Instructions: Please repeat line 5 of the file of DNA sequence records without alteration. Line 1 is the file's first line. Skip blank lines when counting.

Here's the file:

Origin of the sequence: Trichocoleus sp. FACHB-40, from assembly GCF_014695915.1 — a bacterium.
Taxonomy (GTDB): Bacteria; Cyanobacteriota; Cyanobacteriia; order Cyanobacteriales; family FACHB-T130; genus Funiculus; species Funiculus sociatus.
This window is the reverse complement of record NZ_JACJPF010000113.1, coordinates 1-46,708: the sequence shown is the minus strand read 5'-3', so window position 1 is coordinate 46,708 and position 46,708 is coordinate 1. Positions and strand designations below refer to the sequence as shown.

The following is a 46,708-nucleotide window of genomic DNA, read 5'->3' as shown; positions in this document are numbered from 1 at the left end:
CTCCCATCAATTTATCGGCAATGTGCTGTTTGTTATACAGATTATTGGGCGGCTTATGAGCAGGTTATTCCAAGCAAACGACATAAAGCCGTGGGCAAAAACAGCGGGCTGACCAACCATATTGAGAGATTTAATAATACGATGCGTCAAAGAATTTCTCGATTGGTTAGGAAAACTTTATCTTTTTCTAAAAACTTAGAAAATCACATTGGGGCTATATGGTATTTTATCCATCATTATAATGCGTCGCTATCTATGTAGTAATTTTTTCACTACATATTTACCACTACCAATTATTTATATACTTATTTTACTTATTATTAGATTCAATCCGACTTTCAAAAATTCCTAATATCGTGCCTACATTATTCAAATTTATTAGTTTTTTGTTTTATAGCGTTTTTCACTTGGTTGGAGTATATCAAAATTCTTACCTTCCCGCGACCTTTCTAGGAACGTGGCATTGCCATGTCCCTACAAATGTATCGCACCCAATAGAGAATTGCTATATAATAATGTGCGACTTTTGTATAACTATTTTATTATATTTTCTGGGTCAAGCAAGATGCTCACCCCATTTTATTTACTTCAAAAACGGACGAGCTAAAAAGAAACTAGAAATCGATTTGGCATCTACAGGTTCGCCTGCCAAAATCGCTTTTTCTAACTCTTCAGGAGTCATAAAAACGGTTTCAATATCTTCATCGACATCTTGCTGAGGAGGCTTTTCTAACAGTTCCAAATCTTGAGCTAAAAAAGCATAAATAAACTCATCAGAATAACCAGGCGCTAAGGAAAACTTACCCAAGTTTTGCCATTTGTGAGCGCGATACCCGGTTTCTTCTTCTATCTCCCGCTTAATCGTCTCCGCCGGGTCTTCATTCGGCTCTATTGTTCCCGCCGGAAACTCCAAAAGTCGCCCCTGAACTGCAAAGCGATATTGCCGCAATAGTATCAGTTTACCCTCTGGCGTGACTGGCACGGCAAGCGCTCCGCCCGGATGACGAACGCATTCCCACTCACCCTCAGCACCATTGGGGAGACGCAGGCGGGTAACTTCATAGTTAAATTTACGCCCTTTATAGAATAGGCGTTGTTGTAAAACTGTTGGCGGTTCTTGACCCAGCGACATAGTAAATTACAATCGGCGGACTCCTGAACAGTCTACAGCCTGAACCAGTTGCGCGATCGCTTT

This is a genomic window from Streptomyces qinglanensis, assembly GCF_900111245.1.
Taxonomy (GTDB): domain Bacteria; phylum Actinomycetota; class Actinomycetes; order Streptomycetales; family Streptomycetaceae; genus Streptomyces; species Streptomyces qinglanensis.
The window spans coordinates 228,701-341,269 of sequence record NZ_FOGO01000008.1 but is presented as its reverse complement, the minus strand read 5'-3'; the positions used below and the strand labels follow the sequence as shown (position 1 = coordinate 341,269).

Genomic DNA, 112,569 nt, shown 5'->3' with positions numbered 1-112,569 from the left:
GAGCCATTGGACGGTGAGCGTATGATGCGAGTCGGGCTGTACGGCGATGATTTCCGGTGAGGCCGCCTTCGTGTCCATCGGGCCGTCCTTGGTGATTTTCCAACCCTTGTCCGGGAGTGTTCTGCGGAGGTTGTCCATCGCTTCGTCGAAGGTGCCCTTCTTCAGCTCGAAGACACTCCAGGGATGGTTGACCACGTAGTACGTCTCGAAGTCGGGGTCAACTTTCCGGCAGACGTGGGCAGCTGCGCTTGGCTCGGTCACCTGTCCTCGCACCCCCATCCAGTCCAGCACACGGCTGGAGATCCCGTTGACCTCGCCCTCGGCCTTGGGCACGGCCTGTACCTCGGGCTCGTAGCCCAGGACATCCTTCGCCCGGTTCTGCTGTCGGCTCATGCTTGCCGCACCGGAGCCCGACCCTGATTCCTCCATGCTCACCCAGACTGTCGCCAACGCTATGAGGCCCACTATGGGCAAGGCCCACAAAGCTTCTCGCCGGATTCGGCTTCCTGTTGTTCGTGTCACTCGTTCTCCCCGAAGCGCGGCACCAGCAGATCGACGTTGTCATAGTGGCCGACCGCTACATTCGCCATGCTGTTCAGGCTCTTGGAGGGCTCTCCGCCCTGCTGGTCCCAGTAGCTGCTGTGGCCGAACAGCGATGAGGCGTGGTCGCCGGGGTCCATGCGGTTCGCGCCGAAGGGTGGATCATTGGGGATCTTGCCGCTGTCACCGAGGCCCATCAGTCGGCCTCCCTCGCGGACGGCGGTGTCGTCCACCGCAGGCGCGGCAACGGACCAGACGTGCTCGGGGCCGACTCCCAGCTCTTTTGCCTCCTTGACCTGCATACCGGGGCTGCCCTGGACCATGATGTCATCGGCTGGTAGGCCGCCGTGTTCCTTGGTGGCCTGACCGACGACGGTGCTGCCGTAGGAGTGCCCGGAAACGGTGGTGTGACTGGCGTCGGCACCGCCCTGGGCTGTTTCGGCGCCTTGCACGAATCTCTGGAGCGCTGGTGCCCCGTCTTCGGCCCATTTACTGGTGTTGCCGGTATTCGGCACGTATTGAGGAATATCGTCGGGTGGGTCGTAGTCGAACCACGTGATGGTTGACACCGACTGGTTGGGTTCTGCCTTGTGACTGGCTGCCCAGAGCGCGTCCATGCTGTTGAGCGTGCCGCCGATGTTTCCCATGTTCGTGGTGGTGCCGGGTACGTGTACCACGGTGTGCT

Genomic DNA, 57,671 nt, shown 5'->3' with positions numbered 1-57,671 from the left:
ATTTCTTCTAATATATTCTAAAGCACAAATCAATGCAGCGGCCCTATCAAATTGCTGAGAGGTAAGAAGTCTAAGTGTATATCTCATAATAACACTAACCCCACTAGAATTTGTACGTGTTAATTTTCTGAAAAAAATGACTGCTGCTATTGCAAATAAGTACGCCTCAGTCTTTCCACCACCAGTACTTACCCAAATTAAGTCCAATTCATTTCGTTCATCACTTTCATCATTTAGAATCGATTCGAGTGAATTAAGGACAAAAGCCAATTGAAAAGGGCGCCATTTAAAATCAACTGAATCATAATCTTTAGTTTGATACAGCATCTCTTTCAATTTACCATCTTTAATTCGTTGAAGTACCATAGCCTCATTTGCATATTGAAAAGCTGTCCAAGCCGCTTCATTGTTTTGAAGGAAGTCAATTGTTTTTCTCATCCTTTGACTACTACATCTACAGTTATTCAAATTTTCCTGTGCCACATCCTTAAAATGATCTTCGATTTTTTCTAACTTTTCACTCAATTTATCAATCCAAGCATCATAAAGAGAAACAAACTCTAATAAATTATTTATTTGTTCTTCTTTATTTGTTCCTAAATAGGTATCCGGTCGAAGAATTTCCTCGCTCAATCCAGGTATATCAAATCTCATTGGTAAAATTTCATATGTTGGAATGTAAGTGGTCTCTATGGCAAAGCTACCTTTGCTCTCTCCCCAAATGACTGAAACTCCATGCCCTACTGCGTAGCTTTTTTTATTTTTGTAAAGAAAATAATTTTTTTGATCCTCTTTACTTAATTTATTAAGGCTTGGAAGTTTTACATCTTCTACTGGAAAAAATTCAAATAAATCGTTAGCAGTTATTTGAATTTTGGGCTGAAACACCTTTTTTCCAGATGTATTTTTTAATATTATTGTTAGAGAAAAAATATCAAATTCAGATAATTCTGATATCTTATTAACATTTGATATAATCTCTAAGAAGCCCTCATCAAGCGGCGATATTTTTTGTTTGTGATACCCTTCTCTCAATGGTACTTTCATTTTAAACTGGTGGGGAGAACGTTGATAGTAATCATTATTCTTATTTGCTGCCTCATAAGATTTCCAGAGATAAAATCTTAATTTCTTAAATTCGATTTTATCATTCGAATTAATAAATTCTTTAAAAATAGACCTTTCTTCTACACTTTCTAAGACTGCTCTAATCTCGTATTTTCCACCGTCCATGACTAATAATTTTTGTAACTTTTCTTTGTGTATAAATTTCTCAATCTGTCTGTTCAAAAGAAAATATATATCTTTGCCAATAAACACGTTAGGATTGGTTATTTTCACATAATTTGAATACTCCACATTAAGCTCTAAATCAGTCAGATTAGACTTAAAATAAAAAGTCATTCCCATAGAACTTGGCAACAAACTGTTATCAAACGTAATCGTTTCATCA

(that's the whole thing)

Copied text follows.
CTCCCATCAATTTATCGGCAATGTGCTGTTTGTTATACAGATTATTGGGCGGCTTATGAGCAGGTTATTCCAAGCAAACGACATAAAGCCGTGGGCAAAAACAGCGGGCTGACCAACCATATTGAGAGATTTAATAATACGATGCGTCAAAGAATTTCTCGATTGGTTAGGAAAACTTTATCTTTTTCTAAAAACTTAGAAAATCACATTGGGGCTATATGGTATTTTATCCATCATTATAATGCGTCGCTATCTATGTAGTAATTTTTTCACTACATATTTACCACTACCAATTATTTATATACTTATTTTACTTATTATTAGATTCAATCCGACTTTCAAAAATTCCTAATATCGTGCCTACATTATTCAAATTTATTAGTTTTTTGTTTTATAGCGTTTTTCACTTGGTTGGAGTATATCAAAATTCTTACCTTCCCGCGACCTTTCTAGGAACGTGGCATTGCCATGTCCCTACAAATGTATCGCACCCAATAGAGAATTGCTATATAATAATGTGCGACTTTTGTATAACTATTTTATTATATTTTCTGGGTCAAGCAAGATGCTCACCCCATTTTATTTACTTCAAAAACGGACGAGCTAAAAAGAAACTAGAAATCGATTTGGCATCTACAGGTTCGCCTGCCAAAATCGCTTTTTCTAACTCTTCAGGAGTCATAAAAACGGTTTCAATATCTTCATCGACATCTTGCTGAGGAGGCTTTTCTAACAGTTCCAAATCTTGAGCTAAAAAAGCATAAATAAACTCATCAGAATAACCAGGCGCTAAGGAAAACTTACCCAAGTTTTGCCATTTGTGAGCGCGATACCCGGTTTCTTCTTCTATCTCCCGCTTAATCGTCTCCGCCGGGTCTTCATTCGGCTCTATTGTTCCCGCCGGAAACTCCAAAAGTCGCCCCTGAACTGCAAAGCGATATTGCCGCAATAGTATCAGTTTACCCTCTGGCGTGACTGGCACGGCAAGCGCTCCGCCCGGATGACGAACGCATTCCCACTCACCCTCAGCACCATTGGGGAGACGCAGGCGGGTAACTTCATAGTTAAATTTACGCCCTTTATAGAATAGGCGTTGTTGTAAAACTGTTGGCGGTTCTTGACCCAGCGACATAGTAAATTACAATCGGCGGACTCCTGAACAGTCTACAGCCTGAACCAGTTGCGCGATCGCTTT